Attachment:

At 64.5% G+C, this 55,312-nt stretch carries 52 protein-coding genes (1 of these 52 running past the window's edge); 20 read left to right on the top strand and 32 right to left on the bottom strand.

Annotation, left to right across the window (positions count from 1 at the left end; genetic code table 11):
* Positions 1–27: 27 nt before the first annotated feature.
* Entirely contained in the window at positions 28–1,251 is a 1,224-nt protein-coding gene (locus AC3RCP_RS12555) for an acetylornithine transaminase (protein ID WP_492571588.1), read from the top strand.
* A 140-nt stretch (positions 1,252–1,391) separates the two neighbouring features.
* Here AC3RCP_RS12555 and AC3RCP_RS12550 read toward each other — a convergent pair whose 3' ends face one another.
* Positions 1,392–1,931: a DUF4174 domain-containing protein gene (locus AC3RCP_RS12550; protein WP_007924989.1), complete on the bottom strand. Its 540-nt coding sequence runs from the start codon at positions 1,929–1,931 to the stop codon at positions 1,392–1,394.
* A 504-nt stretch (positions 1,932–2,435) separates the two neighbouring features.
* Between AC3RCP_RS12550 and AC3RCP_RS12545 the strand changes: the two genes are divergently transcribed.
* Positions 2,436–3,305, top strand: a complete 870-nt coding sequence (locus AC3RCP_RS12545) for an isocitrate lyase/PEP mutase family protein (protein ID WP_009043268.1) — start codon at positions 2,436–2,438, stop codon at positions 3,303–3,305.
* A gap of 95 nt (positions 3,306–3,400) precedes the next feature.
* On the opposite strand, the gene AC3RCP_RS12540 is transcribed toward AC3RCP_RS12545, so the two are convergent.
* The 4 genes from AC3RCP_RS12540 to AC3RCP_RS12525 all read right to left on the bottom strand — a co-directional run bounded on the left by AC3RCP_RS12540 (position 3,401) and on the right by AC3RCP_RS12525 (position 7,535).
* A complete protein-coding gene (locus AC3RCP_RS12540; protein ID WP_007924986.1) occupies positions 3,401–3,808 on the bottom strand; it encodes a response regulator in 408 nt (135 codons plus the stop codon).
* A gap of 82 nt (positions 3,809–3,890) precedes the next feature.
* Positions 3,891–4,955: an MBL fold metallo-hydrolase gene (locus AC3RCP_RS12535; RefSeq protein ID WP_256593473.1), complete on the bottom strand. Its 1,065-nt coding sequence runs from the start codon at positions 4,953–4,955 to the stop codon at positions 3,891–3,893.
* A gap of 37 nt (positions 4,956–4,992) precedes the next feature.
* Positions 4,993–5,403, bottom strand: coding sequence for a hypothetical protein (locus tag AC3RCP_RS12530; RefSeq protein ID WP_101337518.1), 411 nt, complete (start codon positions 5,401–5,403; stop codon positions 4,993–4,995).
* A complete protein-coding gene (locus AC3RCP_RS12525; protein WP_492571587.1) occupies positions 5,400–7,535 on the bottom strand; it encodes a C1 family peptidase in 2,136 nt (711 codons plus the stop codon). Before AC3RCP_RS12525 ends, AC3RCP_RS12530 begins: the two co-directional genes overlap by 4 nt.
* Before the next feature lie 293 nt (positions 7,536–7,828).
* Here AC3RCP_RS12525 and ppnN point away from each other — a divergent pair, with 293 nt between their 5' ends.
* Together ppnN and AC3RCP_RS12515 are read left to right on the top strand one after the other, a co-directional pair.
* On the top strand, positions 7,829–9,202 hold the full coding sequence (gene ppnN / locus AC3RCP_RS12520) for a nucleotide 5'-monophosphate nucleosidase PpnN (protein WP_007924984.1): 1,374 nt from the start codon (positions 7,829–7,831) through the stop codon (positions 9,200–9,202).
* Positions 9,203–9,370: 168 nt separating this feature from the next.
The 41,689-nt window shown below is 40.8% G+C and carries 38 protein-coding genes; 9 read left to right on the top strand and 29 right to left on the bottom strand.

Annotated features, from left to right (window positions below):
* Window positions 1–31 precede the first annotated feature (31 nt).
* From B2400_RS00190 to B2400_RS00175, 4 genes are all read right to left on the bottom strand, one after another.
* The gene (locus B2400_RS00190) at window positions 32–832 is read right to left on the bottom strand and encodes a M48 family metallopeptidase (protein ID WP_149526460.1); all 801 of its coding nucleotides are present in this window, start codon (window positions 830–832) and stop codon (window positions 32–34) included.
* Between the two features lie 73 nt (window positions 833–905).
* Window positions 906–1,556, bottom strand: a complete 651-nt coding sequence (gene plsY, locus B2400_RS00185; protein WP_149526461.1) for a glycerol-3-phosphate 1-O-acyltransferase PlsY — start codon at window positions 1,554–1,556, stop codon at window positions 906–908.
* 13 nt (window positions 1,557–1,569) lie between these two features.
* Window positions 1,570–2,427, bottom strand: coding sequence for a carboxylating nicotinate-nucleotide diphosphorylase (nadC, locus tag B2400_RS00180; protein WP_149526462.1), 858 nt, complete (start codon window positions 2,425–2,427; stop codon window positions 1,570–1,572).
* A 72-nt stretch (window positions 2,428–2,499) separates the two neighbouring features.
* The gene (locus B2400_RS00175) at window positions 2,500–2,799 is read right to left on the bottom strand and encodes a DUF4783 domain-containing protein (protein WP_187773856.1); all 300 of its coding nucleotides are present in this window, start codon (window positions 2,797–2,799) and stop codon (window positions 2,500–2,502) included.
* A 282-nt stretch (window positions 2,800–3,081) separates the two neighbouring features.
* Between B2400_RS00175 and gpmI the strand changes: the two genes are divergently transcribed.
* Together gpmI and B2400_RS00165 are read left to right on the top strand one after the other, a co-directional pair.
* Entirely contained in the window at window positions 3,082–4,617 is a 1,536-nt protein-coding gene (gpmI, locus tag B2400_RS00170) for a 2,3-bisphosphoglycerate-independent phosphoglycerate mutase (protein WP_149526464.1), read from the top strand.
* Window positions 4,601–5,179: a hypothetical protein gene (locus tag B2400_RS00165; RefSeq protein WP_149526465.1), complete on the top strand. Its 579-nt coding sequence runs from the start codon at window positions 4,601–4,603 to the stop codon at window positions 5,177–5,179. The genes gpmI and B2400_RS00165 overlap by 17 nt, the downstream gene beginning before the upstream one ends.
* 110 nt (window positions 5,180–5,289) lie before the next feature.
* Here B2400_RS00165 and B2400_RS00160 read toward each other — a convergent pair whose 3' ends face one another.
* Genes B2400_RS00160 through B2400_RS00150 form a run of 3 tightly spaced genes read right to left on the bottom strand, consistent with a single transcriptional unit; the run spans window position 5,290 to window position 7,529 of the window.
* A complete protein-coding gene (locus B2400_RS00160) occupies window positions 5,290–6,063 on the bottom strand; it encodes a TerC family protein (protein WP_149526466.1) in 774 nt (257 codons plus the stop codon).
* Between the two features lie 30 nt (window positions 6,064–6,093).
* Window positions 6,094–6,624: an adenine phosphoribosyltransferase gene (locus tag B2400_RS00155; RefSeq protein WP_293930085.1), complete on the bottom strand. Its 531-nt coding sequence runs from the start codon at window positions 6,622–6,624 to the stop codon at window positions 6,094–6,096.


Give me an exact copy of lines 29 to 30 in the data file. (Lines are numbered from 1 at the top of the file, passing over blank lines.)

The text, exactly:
* The gene (locus B2400_RS00190) at window positions 32–832 is read right to left on the bottom strand and encodes a M48 family metallopeptidase (protein ID WP_149526460.1); all 801 of its coding nucleotides are present in this window, start codon (window positions 830–832) and stop codon (window positions 32–34) included.
* Between the two features lie 73 nt (window positions 833–905).